God’s love and his predestination go together. They can’t be separated. God’s love and his predestination go together. They can’t be separated.He predestined those he loved in the beloved, that is in Christ. Peter says something similar to this in 1 Peter 1:20; he speaks of Christ. He says, “He was chosen before the foundation of the world but was revealed in these last times for you.” One great thinker put it this way: “By one indivisible decree, we are all elect both Christ and we.”
See the Lord does not love a nameless, faceless group. He loves particular people. He loves you. And he has loved you from before the foundation of the world. He’s carrying out a plan with your name on it. As God said to Jeremiah, “I have loved you with an everlasting love” (Jer. 31:3). And the Apostle John puts it the same way: “We love him because he first loved us (1 John 4:19). My dear friend, love him, praise him. Praise him for his glorious grace. When the cold wind blows in your face, remember that God loved you before you loved him.
PREDESTINATION IS GOD’S PLAN TO BRING YOU TO SHARE IN CHRIST’S GLORY
Then we say second that predestination is God’s plan to bring you to share Christ’s resurrection glory. He predestined us, it says, “to be conformed to the image of his Son, that he might be the firstborn among many brothers” (Rom. 8:29). And that description, “firstborn,” reminds us that Paul refers here to the resurrected Christ, to the Christ who is at God’s right hand and glory. In the letter to the Colossians Paul calls Christ “firstborn from the dead” (1:18). “For us men and for our salvation” our creed says, “he came down from heaven and was made man.” Our Nicene Creed says that; we sang that this morning. And we come and adore him because “for us and for our salvation he came down from heaven.”
“He took the form of a servant . . .even to the point of death on a cross. But now God has highly exalted him” (Phil. 2:7–9). God has given him glory at his right hand and that glory is not to be his alone. He is the firstborn of many brothers, and that’s the goal of your predestination. God’s love led him to predestine this goal that you, believer, should be like Christ, your elder brother, in all his resurrected glory.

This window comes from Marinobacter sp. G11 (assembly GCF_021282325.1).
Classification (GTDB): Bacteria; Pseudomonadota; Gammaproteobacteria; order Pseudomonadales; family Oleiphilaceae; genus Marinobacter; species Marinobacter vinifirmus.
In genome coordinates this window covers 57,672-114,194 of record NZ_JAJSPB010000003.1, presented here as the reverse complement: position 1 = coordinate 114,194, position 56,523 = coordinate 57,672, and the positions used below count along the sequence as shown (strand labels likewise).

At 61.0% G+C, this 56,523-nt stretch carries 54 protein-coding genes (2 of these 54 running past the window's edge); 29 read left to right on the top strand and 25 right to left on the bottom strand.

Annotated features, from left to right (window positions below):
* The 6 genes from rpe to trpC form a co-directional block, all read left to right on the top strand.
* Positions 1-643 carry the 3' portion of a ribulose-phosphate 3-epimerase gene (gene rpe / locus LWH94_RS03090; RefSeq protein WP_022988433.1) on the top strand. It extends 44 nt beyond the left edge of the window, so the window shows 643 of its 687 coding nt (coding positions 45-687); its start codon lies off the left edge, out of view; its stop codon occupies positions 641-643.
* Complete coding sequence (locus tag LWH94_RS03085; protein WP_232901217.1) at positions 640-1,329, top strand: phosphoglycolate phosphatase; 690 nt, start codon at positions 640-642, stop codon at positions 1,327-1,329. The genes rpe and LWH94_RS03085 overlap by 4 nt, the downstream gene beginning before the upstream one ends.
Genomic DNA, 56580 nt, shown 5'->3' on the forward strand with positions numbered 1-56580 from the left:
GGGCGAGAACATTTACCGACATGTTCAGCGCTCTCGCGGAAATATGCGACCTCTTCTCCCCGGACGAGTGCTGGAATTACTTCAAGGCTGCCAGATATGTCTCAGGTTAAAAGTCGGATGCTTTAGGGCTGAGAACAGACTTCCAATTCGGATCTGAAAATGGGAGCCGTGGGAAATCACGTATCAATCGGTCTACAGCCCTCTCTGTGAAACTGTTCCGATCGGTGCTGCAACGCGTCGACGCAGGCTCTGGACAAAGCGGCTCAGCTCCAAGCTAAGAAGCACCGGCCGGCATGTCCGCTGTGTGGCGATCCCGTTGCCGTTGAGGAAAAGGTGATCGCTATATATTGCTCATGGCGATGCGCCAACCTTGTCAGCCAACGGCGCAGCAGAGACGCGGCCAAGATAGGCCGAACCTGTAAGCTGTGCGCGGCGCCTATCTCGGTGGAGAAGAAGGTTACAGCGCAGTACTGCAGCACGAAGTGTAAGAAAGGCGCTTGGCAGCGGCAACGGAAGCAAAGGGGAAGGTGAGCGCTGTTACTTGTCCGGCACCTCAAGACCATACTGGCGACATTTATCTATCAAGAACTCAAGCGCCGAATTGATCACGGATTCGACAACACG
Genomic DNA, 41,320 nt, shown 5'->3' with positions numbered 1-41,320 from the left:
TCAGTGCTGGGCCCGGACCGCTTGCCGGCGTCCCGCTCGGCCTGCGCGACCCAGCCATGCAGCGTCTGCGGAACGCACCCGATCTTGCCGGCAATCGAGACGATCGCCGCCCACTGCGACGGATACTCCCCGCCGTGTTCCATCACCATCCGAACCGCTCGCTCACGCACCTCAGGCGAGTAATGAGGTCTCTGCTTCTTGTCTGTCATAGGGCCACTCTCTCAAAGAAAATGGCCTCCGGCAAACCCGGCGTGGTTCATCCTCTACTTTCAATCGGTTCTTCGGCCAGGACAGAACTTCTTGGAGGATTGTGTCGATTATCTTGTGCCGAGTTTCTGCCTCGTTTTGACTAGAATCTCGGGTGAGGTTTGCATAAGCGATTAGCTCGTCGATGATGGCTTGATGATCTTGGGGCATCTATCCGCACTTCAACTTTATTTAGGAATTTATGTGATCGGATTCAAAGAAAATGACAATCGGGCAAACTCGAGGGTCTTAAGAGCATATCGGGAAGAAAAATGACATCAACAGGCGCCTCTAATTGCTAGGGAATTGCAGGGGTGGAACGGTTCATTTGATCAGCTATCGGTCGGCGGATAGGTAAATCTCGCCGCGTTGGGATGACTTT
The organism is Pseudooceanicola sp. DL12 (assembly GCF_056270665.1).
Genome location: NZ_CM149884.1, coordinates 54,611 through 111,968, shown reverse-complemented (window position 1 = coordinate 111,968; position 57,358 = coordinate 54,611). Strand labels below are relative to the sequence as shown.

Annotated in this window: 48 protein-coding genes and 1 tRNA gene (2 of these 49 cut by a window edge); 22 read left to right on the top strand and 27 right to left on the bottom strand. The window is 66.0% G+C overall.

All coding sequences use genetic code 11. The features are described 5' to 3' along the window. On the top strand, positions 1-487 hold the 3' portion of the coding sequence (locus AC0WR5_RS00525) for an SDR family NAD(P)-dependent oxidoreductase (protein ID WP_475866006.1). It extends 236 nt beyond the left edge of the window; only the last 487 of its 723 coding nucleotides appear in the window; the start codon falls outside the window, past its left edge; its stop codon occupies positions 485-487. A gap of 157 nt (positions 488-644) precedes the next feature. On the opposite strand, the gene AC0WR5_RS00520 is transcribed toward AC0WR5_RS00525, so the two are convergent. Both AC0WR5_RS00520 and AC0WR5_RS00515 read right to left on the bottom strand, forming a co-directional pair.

And God realizes that goal by the series of steps that we find in verse 30. We can paraphrase verse 30 like this: those whom God has predestined to be resurrected with Christ, these he also called into fellowship with Christ, those whom he called, these he has already declared righteous in Christ, and those whom he has already declared righteous in Christ, he will also raise with Christ bodily. He will glorify them.
But remember Paul puts that last act in the past tense, “glorified,” because it is already as good as done in God’s purpose. God called us to fellowship with Christ. God justified us. He glorified us and so united with Jesus Christ we share his glory, and we will share it more fully. And that is the goal of predestination.
Do we have something to look forward to? Yes, to Christ’s return in glory. And we are certain, because God has predestined that we should share his glory. So for you, for me, our past is part of God’s plan, our present is part of God’s plan, and our future is part of God’s plan. But this of course prompts the question: how can I be sure? A dear believing lady said to me just about a year ago, “I’ve struggled with this my whole life. How do I know whether I am elect?”
KNOW YOU ARE PREDESTINED BY TRUSTING IN CHRIST
And this brings me to my last point. Number three: the way to know that you are predestined is to trust in Christ as God offers him in the promises of his Word. You can be certain that God has predestined you by trusting in Christ.